They expect the Party of European Socialists to win some 210 seats, up from 198. The European People's Party, the right-of-centre grouping with which the Conservatives are linked and the second-largest bloc, is likely to fall to about 130 seats from 160. The number of seats in the new Parliament will rise from 518 to 567, to reflect German unification.
Just five years after the fall of the Berlin Wall, with frequent claims that the European left was in crisis and terminal decline, the socialist and social democrat parties of Europe are staging a resurgence. In Britain, rejection of the government should give Labour a strong showing; in Germany, the opposition SPD will gain ground; and in Italy, though the traditional Socialist party (the PSI) has collapsed, the social democratic PDSI and the former Communists in the PDS are expected to do well.
The largest national political group in the next Parliament will again be the British Labour Party, which is expected to provide around 60 of the PES's members - nearly a third, and about 10 per cent of the total MEPs. This reflects the Conservative government's unpopularity, and the first-past-the-post system.
But the Socialists' expected dominance has as much to do with the fragmentation of Europe's centre and right-wing parties as with any great triumph for the Socialists. The European People's Party, the main centre grouping and the hinge of political power in the Parliament, is likely to have a grim time at the polls. In Italy the Christian Democrat party is defunct following two years of scandal and corruption. In Germany, both the Christian Social Union and the Christian Democrats are declining, and in Britain the Conservatives are expected to be reduced to a rump of between 15 and 25 seats.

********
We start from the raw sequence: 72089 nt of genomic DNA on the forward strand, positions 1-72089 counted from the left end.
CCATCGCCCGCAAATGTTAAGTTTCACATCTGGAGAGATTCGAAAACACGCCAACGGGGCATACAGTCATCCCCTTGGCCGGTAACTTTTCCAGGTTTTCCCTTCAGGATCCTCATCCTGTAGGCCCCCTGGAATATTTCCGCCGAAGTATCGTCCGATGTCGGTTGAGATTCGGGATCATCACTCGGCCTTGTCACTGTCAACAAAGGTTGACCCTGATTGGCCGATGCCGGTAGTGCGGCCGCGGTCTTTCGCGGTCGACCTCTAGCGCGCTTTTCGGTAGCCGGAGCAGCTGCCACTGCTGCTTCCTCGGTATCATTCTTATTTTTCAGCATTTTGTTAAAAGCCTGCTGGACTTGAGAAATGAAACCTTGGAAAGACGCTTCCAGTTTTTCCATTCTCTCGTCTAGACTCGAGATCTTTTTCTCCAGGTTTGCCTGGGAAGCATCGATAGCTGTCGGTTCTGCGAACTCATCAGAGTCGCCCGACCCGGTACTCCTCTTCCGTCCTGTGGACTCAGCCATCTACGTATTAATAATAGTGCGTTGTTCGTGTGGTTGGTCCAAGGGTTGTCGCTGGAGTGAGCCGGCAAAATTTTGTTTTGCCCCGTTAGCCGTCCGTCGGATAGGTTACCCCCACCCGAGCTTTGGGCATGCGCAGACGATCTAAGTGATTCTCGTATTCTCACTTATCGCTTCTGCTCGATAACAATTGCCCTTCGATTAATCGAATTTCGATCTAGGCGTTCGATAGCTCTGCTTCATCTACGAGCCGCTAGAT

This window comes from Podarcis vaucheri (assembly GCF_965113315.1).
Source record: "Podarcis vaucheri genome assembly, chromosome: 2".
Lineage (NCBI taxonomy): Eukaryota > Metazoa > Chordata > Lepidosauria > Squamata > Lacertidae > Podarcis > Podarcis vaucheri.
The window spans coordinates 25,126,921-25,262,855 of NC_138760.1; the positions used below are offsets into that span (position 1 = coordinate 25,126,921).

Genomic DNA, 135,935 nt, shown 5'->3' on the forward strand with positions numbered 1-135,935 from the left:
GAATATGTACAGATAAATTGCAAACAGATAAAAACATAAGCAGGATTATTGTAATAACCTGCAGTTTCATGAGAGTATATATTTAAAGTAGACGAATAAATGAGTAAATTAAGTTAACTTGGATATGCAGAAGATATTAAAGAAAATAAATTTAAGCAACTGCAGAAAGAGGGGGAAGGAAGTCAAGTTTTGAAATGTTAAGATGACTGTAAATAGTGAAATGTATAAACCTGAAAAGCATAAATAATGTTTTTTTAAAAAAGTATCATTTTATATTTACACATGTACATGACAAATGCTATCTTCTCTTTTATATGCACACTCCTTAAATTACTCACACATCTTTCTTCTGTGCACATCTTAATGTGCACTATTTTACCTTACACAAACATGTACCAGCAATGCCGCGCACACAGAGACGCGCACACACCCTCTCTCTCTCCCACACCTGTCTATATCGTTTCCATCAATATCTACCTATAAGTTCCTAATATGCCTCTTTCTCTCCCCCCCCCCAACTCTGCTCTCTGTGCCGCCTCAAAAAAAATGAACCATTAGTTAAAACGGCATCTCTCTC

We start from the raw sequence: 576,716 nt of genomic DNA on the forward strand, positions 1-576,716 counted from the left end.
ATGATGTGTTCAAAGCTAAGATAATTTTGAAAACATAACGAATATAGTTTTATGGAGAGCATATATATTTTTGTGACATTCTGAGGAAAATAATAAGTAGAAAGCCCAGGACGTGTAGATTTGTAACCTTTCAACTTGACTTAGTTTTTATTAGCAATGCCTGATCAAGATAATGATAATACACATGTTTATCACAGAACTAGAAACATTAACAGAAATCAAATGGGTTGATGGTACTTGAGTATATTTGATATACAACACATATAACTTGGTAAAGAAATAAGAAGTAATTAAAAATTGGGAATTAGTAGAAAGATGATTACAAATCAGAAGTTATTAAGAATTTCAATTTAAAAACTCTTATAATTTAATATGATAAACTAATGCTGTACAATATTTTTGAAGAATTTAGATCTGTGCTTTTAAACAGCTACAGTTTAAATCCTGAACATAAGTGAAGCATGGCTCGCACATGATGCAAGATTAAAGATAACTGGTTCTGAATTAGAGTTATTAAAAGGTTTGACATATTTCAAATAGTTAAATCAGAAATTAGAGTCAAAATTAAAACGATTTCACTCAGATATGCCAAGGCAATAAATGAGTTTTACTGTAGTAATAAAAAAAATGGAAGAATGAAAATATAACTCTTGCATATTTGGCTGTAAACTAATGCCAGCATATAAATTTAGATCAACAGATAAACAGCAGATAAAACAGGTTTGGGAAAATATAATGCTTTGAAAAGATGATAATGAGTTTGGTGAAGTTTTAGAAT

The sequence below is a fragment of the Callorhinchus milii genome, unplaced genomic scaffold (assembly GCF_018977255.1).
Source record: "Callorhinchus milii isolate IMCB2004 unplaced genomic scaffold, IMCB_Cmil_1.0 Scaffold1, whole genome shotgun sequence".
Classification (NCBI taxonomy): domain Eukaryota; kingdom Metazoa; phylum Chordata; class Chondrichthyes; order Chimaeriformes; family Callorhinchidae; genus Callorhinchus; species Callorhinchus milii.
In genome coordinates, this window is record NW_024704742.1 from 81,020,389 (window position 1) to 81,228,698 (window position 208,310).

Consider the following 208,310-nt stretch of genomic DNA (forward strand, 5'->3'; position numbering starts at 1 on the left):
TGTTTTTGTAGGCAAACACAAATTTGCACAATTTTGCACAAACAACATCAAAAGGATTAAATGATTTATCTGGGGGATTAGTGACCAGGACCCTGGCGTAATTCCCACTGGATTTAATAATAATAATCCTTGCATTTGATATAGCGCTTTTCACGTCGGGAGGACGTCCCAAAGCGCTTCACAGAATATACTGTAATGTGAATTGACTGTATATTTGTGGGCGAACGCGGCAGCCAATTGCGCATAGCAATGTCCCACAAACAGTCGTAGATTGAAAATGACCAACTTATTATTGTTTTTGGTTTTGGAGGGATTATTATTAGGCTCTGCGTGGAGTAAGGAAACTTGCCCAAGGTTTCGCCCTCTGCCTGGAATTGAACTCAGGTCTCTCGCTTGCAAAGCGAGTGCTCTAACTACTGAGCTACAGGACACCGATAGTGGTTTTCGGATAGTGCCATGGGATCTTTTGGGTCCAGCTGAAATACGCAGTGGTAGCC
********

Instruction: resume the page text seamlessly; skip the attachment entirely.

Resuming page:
Of the four big EU countries, only in France is the right expected to do well - but it is divided. The neo-Gaullist RPR, which has formed a single list with the centre-right UDF, is to the right of the Christian Democrats. It is pledged to join the EPP but several neo-Gaullists are now saying this is out of the question.
There is also a question- mark over the Italian right. Silvio Berlusconi's Forza Italia has had talks with the EPP, but also with the Liberal Democrat and Reformist Group (LDR). Umberto Bossi's Northern League has also talked to the LDR but may form the nucleus of a new, regionalist group. Regionalist groupings from Belgium and Spain are also expected to win more seats, the Scottish Nationalists may add another member, making two, and Plaid Cymru may win a seat.
The Liberal Democrat Group also has a confused outlook. It could end up with anywhere between 30 and 80 seats, depending on which parties join or leave. Bernard Tapie, the former French soccer boss who heads the party list for the left-radical MRG, is said to be sounding out the possibility of a new group.
The weakening of the Christian Democrats will have important consequences, since its ideology has been crucial to European integration. 'It is the mainstay of the European idea,' says Professor Gordon Smith of the London School of Economics. 'This will be a litmus test for Europe.' But with no majority, the Socialists will still have to depend on the Christian Democrats for support.Reuse content